A ban on single-use plastic bags can hurt sales for grocers and retailers within the bag ban area and drive shoppers to stores just outside the ban region, according to a study from the National Center for Policy Analysis.
NCPA, a conservative, non-profit think tank based in Dallas, surveyed store managers in Los Angeles County, Calif., where a bag ban went into effect in July 2011. The survey found that on average, stores outside the ban region reported an increase in sales of about 3.4 percent, whereas stores inside the ban region experienced a 3.3 percent decrease in sales.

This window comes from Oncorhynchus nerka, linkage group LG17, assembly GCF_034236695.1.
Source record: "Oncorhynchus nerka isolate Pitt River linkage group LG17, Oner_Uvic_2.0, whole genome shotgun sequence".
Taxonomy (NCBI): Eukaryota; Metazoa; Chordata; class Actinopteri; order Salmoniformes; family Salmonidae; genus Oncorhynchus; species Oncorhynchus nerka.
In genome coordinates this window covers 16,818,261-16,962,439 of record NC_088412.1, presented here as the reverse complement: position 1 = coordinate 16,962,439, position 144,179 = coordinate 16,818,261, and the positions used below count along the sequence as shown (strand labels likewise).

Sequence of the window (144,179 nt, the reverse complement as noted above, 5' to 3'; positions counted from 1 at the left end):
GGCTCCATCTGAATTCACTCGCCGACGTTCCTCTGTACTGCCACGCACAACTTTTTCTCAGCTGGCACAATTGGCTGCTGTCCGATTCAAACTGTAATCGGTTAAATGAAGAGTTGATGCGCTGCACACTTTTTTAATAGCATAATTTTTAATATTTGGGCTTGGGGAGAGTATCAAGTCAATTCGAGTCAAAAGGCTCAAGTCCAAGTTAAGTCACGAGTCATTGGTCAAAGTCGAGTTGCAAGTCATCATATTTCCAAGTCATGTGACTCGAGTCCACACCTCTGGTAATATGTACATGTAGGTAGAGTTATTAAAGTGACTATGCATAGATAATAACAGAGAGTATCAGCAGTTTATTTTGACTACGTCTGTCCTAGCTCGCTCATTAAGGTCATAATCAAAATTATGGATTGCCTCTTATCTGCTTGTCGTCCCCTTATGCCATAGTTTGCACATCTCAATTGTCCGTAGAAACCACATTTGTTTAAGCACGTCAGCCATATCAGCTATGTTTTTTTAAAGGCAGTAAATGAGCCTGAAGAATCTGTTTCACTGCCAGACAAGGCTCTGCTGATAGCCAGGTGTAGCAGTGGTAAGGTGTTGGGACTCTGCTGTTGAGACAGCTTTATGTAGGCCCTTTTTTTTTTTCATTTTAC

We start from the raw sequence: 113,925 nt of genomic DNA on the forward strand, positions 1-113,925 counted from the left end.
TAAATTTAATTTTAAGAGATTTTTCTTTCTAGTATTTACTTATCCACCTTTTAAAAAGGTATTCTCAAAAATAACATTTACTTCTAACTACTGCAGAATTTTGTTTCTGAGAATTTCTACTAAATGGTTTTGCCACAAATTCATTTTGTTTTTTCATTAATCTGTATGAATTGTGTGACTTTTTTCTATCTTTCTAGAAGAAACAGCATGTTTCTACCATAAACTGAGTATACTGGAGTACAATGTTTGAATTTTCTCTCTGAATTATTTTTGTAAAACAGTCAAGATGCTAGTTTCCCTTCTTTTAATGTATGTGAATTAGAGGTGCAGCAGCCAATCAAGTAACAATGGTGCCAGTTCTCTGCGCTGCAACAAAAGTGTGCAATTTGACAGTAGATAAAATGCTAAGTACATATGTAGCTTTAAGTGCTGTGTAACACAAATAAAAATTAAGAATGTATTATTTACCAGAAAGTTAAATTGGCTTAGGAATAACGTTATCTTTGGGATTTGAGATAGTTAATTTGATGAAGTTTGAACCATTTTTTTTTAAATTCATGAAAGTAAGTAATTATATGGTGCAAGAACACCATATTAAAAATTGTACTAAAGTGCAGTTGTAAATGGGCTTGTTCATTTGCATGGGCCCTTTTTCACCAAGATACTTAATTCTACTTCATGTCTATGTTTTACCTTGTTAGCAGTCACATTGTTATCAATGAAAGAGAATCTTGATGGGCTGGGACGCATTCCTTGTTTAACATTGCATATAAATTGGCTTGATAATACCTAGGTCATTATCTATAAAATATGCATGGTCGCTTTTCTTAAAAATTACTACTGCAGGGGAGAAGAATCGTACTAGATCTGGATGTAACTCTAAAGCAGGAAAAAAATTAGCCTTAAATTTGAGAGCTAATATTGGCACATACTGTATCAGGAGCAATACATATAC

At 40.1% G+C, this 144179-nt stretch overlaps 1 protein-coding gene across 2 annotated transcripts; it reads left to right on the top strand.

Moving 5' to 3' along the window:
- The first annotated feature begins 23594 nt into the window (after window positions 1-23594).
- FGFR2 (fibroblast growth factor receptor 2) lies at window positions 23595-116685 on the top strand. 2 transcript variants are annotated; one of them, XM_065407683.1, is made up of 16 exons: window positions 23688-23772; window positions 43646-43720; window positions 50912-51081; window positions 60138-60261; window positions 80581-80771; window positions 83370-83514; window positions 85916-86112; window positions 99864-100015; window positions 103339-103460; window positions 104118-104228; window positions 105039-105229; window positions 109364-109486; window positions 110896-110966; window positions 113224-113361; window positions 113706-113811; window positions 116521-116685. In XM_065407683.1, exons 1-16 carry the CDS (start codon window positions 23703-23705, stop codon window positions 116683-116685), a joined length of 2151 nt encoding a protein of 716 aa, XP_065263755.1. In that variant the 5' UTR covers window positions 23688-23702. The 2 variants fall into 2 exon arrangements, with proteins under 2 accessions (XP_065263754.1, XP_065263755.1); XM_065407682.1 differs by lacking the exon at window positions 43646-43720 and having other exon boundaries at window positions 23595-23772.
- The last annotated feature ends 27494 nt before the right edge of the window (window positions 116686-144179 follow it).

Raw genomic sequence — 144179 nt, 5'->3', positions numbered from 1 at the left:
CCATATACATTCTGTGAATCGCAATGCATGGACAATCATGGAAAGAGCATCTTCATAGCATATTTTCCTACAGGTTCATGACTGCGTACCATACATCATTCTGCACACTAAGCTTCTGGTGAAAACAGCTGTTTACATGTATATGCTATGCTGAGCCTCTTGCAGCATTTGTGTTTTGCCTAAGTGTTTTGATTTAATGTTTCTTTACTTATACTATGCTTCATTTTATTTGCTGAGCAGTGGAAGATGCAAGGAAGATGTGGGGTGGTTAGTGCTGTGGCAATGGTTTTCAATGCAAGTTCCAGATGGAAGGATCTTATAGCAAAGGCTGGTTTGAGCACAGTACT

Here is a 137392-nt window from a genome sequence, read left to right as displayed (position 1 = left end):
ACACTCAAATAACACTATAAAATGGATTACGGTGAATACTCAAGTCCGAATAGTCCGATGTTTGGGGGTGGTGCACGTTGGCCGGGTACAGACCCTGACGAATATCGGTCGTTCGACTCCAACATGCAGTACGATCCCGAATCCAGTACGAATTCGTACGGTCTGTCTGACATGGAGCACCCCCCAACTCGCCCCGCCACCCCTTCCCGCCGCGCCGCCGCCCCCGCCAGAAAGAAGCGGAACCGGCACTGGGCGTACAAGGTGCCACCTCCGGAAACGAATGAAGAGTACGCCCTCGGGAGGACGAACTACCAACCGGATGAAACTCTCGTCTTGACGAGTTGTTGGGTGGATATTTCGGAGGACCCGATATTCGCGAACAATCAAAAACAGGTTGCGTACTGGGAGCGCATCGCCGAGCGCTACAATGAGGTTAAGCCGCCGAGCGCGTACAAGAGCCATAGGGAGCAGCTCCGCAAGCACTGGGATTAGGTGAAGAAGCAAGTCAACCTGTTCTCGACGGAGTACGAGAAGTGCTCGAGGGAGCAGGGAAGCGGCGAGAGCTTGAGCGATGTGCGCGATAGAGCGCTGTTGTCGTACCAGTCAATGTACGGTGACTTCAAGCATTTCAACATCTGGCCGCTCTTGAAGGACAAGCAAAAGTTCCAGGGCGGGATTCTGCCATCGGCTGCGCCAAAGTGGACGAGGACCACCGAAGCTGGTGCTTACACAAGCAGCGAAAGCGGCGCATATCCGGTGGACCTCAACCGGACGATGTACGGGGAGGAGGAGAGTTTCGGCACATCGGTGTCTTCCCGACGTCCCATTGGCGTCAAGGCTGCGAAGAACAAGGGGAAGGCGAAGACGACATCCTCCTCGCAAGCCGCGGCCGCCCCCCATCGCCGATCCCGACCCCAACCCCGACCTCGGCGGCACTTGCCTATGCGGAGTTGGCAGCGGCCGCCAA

Four-fifths of stores within the ban region reported a sales decrease averaging 5.7 percent.
Furthermore, while every store inside the ban area was forced to lay off employees, none of the stores outside the ban area did so, the report indicates.
The study also analyzes the environmental and health effects of bag bans, concluding that “there are also no environmental benefits to banning plastic bags — but there is potential harm.
“Compared to cloth bags, plastic bags require less energy to produce and less energy to recycle and produce less municipal waste,” the report said. “Plastic bags generate fewer greenhouse gas emissions and require less water to produce than paper bags. Cloth bags need to be used 104 times before there is any environmental advantage over plastic bags. But most cloth bags are used half that amount. Reusing cloth bags can also lead to cross-contamination and disease.”
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